The Wrong Reason To Ask “What Are You Storing” And What To Do Differently

by Kenny Pratt

“What will you be storing?” is the most commonly misused question asked by self storage managers.

It’s misused because for most storage managers the only purpose for the question is to get the size recommendation “just right”.  They are missing an opportunity to expand their vision of what their prospect is going to need and want.

It’s like trying to take a look around with your eyes closed.

In contrast, asking what a prospect plans to store can tell you a lot about the type of experience they are going to have while packing, transporting, and storing their property.  When done correctly, this question puts you in a great position to anticipate ways you can build a bridge between what you have to offer and what your prospective customer will need or desire (even if they don’t know it yet).

6 Things You Need To Accept

  1. Your prospective customer doesn’t want to talk to you all day.
  2. .
  3. Spending time figuring out the perfect size recommendation doesn’t help you communicate how you are different or better than your competition.  They sell the same sizes you do.
  4. .
  5. You probably have one or more units available in most sizes.  You need to be in the ballpark so that you can know if you are likely to have something appropriate available to rent. Any fine-tuning can be done when the prospective customer comes to your store to take a look around or fill out the rental paperwork.
  6. .
  7. Spending too much time discussing what size the prospect needs leaves you with less time to discover your prospect’s needs and desires.
  8. .
  9. Spending too much time trying to get the size recommendation “just right” leaves you with less time to help your prospect see how you are going to give them what want and need.
  10. .
  11. Spending too much time probing about what they are storing may come across as intrusive.

The Hidden Power

The true power (and the hidden power) in the question, “What will you be storing?” comes from the clues it gives you about how you can make the prospective customer’s experience feel more convenient and secure.

Example 1

Let’s take for example a prospect who tells you that they will be primarily storing furniture.  When you discuss the benefits of storing at your location you can mention conveniences that are pertinent to their situation like flat bed dollies that will help them easily move their bulky items to their storage space.  You can  let them know that you have hand-selected a storage space that is as close to the entrance of the building as possible to make it as easy as possible to move their bulky items into their storage space.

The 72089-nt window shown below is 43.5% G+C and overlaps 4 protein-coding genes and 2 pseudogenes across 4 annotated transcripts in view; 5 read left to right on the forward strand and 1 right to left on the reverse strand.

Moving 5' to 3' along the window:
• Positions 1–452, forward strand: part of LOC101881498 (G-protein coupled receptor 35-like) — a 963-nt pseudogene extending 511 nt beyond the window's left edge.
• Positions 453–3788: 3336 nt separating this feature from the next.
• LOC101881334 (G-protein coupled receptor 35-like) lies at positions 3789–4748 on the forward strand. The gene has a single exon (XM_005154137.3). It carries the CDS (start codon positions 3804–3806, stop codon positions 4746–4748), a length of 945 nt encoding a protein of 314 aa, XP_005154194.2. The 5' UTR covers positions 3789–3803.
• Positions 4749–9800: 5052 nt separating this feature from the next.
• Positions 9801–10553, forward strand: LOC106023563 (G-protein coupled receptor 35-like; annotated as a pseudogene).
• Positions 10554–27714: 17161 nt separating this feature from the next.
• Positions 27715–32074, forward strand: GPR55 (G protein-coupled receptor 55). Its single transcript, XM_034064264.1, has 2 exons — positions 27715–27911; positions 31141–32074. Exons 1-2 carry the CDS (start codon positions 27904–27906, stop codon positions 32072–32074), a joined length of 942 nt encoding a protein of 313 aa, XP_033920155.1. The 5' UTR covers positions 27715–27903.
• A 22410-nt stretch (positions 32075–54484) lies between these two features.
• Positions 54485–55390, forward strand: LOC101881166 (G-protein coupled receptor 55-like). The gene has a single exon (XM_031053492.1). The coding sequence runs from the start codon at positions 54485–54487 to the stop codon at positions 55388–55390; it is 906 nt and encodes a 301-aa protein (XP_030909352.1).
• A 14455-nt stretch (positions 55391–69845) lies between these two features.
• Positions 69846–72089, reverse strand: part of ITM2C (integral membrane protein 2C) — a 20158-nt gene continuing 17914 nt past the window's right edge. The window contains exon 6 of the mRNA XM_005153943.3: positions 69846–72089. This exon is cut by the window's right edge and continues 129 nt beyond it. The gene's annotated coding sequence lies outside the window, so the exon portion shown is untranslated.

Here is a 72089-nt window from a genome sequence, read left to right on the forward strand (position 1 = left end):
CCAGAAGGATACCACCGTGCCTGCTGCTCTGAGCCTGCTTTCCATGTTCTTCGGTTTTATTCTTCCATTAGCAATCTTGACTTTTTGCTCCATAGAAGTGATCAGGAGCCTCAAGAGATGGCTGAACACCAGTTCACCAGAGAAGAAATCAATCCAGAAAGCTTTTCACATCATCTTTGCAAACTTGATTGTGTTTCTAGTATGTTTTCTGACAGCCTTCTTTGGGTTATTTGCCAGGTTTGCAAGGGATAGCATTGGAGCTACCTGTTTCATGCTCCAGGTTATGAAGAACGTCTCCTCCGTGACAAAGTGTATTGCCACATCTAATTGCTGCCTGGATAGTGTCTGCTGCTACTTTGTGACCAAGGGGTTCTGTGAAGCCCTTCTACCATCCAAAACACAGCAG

Example 2

Alternatively, when someone tells you that they will be storing files and excess office furniture (like I do) you might follow up by asking how often they will be getting things from their storage space or putting new things into their space.  A prospect who envisions himself regularly accessing the space might appreciate knowing about the lights inside of the storage space that will make working with and finding their stored goods much easier.  Because you discovered that they plan to access the storage frequently, you might mention that after-hours access can be arranged.

Example 3

As a final example, let say you discover that your prospective customer will be storing the contents of a three bedroom home while overseas.  If you put yourself in her shoes, you might make an educated guess that they are going to be more concerned about the safety of their property (since it is most of the contents of their home and because they will be so far distant).  In this instance you might say something like, “Since you are going to be so far away, am I correct in assuming that security is important to you?”.  When they reply that it is, you then have their full attention when you discuss the security benefits of storing at your facility.  You tell them about how you’ve hand-picked and set aside a space right in the view of a security camera.  You might offer to let them put a second lock on their latch (when you normally only allow one) and even provide the second lock for free.


When you ask some variation of the question, “What are you going to be storing?” you are not merely getting information to help you determine the appropriate sized storage space.  You are, more importantly, getting a glimpse into your prospective customer’s life and getting some valuable clues that will influence the direction of the conversation from that point forward.  When you listen carefully you will be able to openly connect the features and benefits of your location and service to their individual situation, rather than simply enumerating a long list of standard items offered at your store.

Do you have a story about how learning about what a prospective customer is storing has helped you tailor your offer to meet their needs?  Please share you experience in the comments!

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